Wealth managers with the most female financial advisors

When financial adviser Nina O’Neal was a 23-year-old employee of an investment firm in New York, she had what many women consider a rare experience in the industry: O’Neal reported the behavior inappropriate behavior from a male senior executive, and he was fired.

Then she learned from a close friend at the company that several other women had already reported the chief compliance officer’s uncomfortable questions and comments when he stopped by their desk and called them to his office for meetings. useless, she recalls.

“I was relieved that he was no longer a colleague, but I was shocked and disappointed that a company would keep someone in such a position with numerous reports of misconduct,” O’Neal said, a partner from Raleigh, North Carolina. AIM Advisors, which is affiliated with Triad Advisors, an independent brokerage firm owned by the Advisor Group, said in an email.

“It was my first eye-opening experience of what life as a woman in finance would probably be like, and I promised myself that I would always speak for myself and other women for the rest of my career,” O’Neal said. . . “I kept that promise and unfortunately had to act more times than I can count.”

The typical absence of consequences for allegations of sexual harassment or even abuse in the industry often causes women give up a career in wealth management, according to O’Neal. Even with some signs of progress and one some major CEO hires, the share of financial planners who are women remains below 25%. And, as the data rankings below compiled by Financial planningElite’s annual IBD Elite study clearly indicates that very few independent brokerages reach this level.

Some companies stand out from their peers, however, and two of the companies with the most female advisors are owned by women: Bley Investment Group, based in Fort Worth, Texas, and Trutoro, based in Conway, Arkansas. Bley CEO Page Pierce serves on the board of governors of FINRA, where she and two other female executives led the way earlier this year in extension the industry’s “grace period” at five years versus two. This change will give FINRA-registered brokers more time to maintain their credentials through continuing education outside of the industry. Hopefully the flexibility will allow more women to stay with the company.

Other independent wealth managers and advisers also act. Many of the larger companies have already established annual events, employee resource groups, and other forms of support for women, minority advisers, and veterans among their workforces. Now, some medium-sized companies are stepping up their efforts. Tax-focused wealth manager Avantax is launching its Women’s Advisors Forum this week, led by the firm’s vice president of business development, Laurie Stack.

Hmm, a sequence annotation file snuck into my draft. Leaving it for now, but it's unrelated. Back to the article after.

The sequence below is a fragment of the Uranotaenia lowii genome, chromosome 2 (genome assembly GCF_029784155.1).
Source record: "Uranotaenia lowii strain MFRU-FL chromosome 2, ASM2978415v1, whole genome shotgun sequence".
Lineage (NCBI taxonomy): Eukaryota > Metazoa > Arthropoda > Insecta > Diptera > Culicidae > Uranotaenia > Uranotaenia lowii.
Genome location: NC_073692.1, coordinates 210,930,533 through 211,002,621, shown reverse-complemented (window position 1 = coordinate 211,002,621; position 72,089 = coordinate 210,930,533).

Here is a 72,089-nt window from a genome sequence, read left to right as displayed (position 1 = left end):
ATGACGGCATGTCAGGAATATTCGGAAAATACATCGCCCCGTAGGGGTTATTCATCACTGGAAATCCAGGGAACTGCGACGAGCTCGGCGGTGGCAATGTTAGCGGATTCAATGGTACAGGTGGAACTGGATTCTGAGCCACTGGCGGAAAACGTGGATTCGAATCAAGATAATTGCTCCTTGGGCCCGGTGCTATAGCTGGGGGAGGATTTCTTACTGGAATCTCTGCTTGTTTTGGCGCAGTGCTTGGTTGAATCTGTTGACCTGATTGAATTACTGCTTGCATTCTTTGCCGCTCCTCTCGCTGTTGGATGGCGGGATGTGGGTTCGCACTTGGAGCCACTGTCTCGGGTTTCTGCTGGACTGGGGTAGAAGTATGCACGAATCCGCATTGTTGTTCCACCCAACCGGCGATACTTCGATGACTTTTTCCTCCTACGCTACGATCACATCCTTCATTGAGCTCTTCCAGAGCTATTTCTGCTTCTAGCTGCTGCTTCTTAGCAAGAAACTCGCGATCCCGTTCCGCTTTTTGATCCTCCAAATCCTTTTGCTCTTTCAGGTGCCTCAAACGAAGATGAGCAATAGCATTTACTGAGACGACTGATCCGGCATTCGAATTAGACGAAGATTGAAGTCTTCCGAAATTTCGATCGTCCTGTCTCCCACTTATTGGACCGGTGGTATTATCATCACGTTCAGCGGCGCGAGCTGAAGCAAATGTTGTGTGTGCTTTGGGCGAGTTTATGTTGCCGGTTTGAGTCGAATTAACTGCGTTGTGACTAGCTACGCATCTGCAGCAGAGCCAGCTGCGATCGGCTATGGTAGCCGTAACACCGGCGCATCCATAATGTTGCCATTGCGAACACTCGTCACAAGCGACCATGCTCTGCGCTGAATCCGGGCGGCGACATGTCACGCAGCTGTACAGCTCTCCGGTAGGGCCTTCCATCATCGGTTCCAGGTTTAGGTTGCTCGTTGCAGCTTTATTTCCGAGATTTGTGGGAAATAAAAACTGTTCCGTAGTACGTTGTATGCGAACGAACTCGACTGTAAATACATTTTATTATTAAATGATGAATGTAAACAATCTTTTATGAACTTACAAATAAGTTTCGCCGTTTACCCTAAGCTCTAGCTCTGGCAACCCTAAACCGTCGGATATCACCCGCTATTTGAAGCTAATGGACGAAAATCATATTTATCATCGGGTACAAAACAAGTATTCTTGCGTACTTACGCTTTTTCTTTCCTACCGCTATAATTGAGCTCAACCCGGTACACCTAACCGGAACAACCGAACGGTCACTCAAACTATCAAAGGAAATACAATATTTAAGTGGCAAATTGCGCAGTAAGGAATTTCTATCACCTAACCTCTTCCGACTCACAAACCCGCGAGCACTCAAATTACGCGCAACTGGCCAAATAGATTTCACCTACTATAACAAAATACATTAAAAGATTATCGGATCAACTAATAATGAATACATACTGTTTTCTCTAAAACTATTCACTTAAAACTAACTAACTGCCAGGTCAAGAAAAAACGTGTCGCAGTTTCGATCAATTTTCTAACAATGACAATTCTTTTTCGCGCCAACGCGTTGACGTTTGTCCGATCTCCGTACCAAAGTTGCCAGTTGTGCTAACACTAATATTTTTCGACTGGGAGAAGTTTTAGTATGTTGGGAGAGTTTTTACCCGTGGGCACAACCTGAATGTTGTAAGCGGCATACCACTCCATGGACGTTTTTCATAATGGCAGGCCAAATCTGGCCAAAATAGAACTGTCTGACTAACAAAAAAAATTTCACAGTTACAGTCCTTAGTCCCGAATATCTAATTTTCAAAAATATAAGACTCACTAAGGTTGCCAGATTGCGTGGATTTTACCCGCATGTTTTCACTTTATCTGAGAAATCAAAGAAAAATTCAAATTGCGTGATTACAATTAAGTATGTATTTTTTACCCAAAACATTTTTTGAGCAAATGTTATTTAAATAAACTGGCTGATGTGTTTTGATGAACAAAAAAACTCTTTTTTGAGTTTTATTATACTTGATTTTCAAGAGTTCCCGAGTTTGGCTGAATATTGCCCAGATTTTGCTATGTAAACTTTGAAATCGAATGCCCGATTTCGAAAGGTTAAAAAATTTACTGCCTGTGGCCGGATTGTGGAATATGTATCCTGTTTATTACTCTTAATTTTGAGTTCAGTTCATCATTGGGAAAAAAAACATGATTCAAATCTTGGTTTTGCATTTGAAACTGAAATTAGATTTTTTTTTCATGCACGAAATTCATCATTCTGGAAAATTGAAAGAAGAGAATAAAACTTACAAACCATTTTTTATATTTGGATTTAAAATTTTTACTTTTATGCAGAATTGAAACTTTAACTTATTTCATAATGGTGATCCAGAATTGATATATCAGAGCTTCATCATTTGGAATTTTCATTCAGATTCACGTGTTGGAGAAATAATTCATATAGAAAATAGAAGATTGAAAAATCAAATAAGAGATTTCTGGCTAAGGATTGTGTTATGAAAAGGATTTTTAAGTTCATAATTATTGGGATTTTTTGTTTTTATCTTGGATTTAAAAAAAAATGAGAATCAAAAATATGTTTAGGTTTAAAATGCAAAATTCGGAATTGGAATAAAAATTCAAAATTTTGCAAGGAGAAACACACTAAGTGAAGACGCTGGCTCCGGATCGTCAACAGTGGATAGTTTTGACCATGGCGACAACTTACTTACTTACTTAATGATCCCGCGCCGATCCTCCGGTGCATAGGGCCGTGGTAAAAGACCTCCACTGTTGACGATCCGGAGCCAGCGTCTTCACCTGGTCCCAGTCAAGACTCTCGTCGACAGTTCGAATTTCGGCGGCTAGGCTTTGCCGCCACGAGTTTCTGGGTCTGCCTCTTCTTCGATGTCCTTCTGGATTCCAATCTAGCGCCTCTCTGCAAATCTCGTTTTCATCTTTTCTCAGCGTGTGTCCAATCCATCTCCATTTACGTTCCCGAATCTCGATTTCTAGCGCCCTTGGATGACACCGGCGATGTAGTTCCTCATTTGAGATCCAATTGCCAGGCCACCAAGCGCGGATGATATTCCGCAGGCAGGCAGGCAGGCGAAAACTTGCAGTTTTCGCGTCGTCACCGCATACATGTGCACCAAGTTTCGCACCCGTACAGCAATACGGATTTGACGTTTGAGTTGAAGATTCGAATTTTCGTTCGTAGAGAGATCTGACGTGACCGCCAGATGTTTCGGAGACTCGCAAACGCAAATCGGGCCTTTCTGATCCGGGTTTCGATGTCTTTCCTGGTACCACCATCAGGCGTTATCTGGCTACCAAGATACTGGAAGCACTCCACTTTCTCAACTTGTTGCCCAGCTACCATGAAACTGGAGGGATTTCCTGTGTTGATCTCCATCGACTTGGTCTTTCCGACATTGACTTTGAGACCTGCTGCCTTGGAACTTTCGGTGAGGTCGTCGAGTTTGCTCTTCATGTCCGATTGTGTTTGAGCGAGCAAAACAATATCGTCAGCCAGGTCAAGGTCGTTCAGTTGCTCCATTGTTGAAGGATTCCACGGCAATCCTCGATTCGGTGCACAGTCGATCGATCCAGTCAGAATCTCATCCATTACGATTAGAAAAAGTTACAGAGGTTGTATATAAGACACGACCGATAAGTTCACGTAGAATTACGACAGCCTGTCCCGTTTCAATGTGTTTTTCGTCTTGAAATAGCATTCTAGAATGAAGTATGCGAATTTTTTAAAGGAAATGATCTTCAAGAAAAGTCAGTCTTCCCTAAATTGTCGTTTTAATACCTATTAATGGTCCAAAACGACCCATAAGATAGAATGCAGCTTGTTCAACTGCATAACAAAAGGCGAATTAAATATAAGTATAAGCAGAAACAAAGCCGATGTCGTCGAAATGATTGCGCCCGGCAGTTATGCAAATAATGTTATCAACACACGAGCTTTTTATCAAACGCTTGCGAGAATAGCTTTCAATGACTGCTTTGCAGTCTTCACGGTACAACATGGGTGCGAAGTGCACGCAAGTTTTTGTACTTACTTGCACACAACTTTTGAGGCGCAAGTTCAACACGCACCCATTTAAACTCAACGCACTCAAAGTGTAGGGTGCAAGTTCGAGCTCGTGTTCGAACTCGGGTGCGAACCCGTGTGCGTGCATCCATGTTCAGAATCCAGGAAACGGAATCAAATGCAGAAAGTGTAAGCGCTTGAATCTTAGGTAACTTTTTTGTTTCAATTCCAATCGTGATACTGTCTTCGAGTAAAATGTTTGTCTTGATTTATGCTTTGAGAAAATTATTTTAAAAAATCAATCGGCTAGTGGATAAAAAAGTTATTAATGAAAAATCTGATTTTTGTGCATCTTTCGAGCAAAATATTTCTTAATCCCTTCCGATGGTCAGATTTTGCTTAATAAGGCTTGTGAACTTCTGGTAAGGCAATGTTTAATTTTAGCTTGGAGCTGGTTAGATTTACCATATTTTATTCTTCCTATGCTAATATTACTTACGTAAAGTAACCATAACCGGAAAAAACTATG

O’Neal created the network of advisers three years ago to build “a community of women to try to start addressing some of the gender inequalities in the industry and to share common ground,” she said. The group now has over 120 women from across the industry with a range of experience and assets under management.

“It’s a very diverse group of women who share a common story of hard work, passion and courage in having to endure many prejudices and unfortunate situations that our male counterparts don’t have,” O’Neal said.

The industry faces a difficult climb to approach the same representation of women as the American population. Many companies would have to take the basic step of disclosing their demographics first, which 25 of the 47 participants in this year’s IBD Elite declined to do. This group includes some of the largest companies in the industry such as LPL Financial, Cetera Financial Group and Ameriprise. Without know the part of the advisers among the giants, it will not be possible to know whether the industry is committed to fostering diversity lead to real change.

For companies that have leaked their data, the numbers offer a stark reminder of how far they still have to go. Scroll through the slideshow to see which companies disclosed the highest share of women in their advisory ranks.

To see which companies are the biggest in terms of annual revenue, Click here. To read IBD Elite’s cover story, “Brokerages are transforming, not disappearing”, Click here. And to see last year’s list of independent brokerages with the highest percentage of female advisors, follow this link.

Notes: Companies are ranked below based on the percentage of financial advisors who are women at the end of 2021, as reported by the companies themselves. FP relies on each company to state its parameters accurately. The industry term “producer registered representative” refers to the most accurate count of financial advisors of each company using the company as a brokerage or RIA. “Registered Representative” refers to a generally larger group of all licensed professionals.

Dolores W. Simon